Talks between Philippine government and Moro Islamic Liberation Front deadlocked

Manila (Philippine Daily Inquirer/ANN) - Peace talks between the government and the Moro Islamic Liberation Front (MILF) have reached deadlock, but leaders of the secessionist group are urging their ground commanders to be patient to avoid a resurgence of violence in Mindanao.

"It's a stalemate," MILF chief negotiator Mohagher Iqbal told the Inquirer by phone Saturday when asked how he would describe the current status of the negotiations.

On Friday, Ghadzali Jaafar, MILF vice chairman for political affairs, told reporters that the group was "frustrated" at the slow progress of the negotiations and that the ground commanders had started to lose faith that the four-decade-long Bangsamoro insurgency would be resolved peacefully.

Jaafar said the MILF had informed the government about how his group felt through the Malaysian facilitator of the negotiations, Datuk Abdul Ghafar Tengku.

Responding for the government yesterday, Interior Secretary Mar Roxas said ending the MILF insurgency remained a top priority of President Aquino.

Roxas said Aquino met last week with his Cabinet officials involved in the peace process.

"Many of the items have generational and very broad implications, and accordingly, 'unintended consequences' are not good. Thus, P-Noy (the President's nickname) is exercising due care and utmost diligence on these matters," Roxas said, referring to wealth and power sharing, and normalization, the last three unresolved points in the annexes to the Framework Agreement on the Bangsamoro signed by the government and MILF last year.

The MILF's frustration stems from the delay in the conclusion of a final peace agreement, which appeared to be "deliberate," according to Jaafar.

MILF ground commanders "are angry because they have been waiting for a long time," Jaafar said. "As far as I am concerned, this is not a very good situation."

Prevent fighting

Iqbal said on Saturday the MILF leadership was talking with the ground commanders, "telling them to be patient."

"We should not be rash," Iqbal said in Filipino. "We're telling them that we should manage our frustrations. Our hope is that we will be able to prevent fighting from erupting again."

Sought for comment on Iqbal's statement that the talks have reached a stalemate, government chief negotiator Miriam Coronel-Ferrer told the Inquirer in a text message: "The [Malaysian] facilitator is on board; channels are open in order for us to discuss and settle contentious issues."

But for Iqbal, the recent exchange of notes between the two peace panels through Datu Tengku does not translate to progress in the talks.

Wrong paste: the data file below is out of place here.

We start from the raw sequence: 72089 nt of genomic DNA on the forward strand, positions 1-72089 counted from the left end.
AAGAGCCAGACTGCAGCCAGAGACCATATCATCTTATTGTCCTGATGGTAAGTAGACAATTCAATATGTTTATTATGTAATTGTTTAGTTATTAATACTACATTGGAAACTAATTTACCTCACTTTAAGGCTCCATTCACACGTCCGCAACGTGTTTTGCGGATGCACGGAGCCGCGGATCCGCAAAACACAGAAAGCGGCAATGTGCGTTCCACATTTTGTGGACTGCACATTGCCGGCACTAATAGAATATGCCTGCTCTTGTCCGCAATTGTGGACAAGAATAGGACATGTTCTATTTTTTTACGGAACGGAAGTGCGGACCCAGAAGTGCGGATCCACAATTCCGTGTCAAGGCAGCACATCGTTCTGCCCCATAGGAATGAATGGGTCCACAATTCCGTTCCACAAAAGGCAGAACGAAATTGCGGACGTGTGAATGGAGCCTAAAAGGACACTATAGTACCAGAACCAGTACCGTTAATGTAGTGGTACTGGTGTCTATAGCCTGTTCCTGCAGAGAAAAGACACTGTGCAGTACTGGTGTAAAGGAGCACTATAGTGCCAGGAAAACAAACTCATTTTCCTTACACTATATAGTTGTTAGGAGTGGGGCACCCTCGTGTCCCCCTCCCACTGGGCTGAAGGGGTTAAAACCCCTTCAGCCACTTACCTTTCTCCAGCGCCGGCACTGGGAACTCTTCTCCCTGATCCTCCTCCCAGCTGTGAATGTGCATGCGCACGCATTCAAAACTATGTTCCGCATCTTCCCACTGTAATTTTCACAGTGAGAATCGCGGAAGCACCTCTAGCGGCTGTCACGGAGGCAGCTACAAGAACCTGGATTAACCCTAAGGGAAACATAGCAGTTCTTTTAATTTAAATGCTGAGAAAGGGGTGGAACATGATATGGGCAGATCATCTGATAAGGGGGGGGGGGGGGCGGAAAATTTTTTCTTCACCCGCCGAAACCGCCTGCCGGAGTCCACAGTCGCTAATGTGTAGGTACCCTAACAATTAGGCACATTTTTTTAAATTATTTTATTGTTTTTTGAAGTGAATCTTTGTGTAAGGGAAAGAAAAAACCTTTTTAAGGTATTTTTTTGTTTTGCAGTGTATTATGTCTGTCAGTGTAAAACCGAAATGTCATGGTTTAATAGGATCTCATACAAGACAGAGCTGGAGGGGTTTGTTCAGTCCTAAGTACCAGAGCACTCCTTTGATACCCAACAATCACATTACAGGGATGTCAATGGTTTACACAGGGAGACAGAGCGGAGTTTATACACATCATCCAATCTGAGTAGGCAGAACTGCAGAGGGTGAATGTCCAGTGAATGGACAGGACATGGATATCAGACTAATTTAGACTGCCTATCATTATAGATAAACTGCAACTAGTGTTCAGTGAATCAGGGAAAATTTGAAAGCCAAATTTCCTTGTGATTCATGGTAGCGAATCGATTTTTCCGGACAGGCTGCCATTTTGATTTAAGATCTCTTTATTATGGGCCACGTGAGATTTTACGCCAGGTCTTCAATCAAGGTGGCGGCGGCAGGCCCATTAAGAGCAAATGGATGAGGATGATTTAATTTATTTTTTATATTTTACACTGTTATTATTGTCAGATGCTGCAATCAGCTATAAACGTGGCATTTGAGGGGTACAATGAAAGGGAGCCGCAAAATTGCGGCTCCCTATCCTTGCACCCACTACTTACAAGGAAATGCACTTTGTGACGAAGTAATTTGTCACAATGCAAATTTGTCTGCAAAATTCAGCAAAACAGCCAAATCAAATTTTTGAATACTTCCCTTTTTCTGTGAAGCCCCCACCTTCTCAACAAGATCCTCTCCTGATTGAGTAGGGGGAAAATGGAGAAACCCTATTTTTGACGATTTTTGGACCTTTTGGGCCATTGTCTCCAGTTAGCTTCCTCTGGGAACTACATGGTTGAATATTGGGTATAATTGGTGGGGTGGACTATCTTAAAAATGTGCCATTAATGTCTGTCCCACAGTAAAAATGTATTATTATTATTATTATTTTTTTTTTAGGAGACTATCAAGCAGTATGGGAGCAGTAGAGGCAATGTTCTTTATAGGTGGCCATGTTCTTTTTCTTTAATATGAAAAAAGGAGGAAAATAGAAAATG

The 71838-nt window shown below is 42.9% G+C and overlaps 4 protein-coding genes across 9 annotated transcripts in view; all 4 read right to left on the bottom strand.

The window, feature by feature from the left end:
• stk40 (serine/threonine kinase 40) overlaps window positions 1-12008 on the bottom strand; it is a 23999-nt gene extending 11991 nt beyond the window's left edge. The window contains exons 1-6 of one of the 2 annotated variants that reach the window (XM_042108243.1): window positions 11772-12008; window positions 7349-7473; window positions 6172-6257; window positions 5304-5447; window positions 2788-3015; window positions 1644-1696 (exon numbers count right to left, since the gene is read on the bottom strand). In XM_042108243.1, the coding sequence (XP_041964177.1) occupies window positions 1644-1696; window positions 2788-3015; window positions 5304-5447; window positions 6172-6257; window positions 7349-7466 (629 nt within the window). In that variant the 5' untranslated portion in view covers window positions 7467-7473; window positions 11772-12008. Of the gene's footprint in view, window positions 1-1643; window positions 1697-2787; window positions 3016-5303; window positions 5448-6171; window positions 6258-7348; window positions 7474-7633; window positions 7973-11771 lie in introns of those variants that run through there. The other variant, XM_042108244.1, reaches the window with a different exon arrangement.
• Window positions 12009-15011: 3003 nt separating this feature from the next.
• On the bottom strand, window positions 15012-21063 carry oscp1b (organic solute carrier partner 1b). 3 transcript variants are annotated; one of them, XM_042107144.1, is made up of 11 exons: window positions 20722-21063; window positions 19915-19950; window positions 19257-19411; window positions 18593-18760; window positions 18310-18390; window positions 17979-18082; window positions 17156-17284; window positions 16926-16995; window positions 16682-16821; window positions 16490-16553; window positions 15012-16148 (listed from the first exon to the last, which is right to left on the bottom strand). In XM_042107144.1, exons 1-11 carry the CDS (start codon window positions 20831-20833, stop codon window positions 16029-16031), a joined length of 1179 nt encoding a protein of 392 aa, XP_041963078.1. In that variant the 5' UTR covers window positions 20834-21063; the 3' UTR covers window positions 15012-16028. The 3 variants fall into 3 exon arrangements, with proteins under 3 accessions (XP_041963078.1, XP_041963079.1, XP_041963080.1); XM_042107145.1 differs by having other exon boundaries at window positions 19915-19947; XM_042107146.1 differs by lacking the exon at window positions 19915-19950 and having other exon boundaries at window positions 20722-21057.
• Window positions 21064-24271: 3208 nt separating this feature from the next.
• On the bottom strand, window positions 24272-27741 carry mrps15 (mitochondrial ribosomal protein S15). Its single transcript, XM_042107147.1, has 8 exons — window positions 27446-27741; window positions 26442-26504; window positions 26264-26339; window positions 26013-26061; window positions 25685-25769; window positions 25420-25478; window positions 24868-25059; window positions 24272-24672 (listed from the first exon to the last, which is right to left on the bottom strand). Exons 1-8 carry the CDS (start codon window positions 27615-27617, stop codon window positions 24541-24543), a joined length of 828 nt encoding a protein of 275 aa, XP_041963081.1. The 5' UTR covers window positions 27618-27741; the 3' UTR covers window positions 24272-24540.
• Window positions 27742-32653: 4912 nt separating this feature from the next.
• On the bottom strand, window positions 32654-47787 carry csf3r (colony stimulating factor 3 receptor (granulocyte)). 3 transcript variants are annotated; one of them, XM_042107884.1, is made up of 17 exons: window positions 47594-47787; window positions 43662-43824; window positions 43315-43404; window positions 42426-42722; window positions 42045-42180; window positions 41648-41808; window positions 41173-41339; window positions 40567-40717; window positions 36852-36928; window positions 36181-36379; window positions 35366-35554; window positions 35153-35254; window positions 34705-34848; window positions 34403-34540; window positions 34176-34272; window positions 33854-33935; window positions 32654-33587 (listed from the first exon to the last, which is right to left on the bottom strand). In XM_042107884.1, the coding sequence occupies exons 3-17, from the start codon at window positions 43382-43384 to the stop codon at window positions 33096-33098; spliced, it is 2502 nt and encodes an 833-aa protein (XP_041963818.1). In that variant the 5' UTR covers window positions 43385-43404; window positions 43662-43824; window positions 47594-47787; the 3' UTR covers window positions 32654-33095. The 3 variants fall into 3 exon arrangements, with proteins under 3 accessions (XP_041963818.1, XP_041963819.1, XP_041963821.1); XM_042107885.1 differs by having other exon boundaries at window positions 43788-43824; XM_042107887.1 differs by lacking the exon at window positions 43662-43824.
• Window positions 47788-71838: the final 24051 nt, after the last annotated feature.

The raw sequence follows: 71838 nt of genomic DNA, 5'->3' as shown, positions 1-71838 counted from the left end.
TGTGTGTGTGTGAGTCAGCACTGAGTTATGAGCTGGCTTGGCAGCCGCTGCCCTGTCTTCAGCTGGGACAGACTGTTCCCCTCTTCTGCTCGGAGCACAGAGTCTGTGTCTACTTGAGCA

The panels last met in Kuala Lumpur in April, but they only signed guidelines for the Mindanao sociodevelopment program called Sajahatra Bangsamoro.

"There is an exchange of notes but we don't see it working. Nothing will happen with the exchange of notes. The government is diluting the initialed wealth sharing annex. It is downgrading [the annex]," Iqbal said.

He emphasized that the MILF will not agree to any changes to the annex that the government might propose.

Stick to it

Ferrer said earlier that the government was only exercising prudence with President Aquino's review of the wealth sharing annex, but for Iqbal, the panels should "focus on what has been initialed."

"The government is changing its position. How can we be sure that it won't do the same with the two other annexes (power sharing and normalization)?" Iqbal said.

Iqbal stressed that "time is running out" on the peace negotiations.

The MILF earlier said that a peace agreement with the government must be sealed before President Aquino's term ends in 2016.

Stretching the negotiations beyond that date would jeopardize the chances of having lasting peace in Mindanao, the MILF said.

Any delay in the peace talks could lead to a resumption of fighting in Mindanao, it said.

Bangsamoro law

The Transition Commission, which will write the Bangsamoro legislation, has been convened, but it needs the annexes to the framework agreement to be able to put together the bill and submit it to Congress.

Sen. Francis Escudero, an ally of President Aquino, said Satruday that the Bangsamoro law must conform to the framework agreement, so it must not be rushed despite its urgency.

"It's an urgent matter, but it must be done right this time," Escudero said in a text message

Sen. Franklin Drilon, who is expected to be the next Senate president, said in a recent interview that the Bangsamoro law was among the priorities of the 16th Congress.

He said Congress needs to amend the charter of the Autonomous Region in Muslim Mindanao (ARMM) to make it conform to the Bangsamoro framework agreement.

But "how the framework agreement will come up with the annexes, we still do not know," he said.

The Bangsamoro will replace the ARMM, which President Aquino described as a "failed experiment," as it did not end the Mindanao conflict.

Aquino's communications secretary, Ricky Carandang, said in a text message that the administration was doing its best to iron out the differences between the government and the MILF.

Carandang, however, declined to disclose the MILF position and the government's proposed amendments to the annexes, saying the talks had reached a "sensitive phase."

Deputy presidential spokesperson Abigail Valte, speaking on state-run radio on Saturday, said Philippine Palace found nothing wrong with the two sides missing the target date for signing a final peace agreement.

Both sides, she said, need more time to thresh out the annexes on wealth and power sharing, and normalization, which she described as "sensitive" issues.

"We're hoping to see a resolution to this and we're hoping to find a way to move forward the last three annexes," Valte said.

With a report from Norman Bordadora

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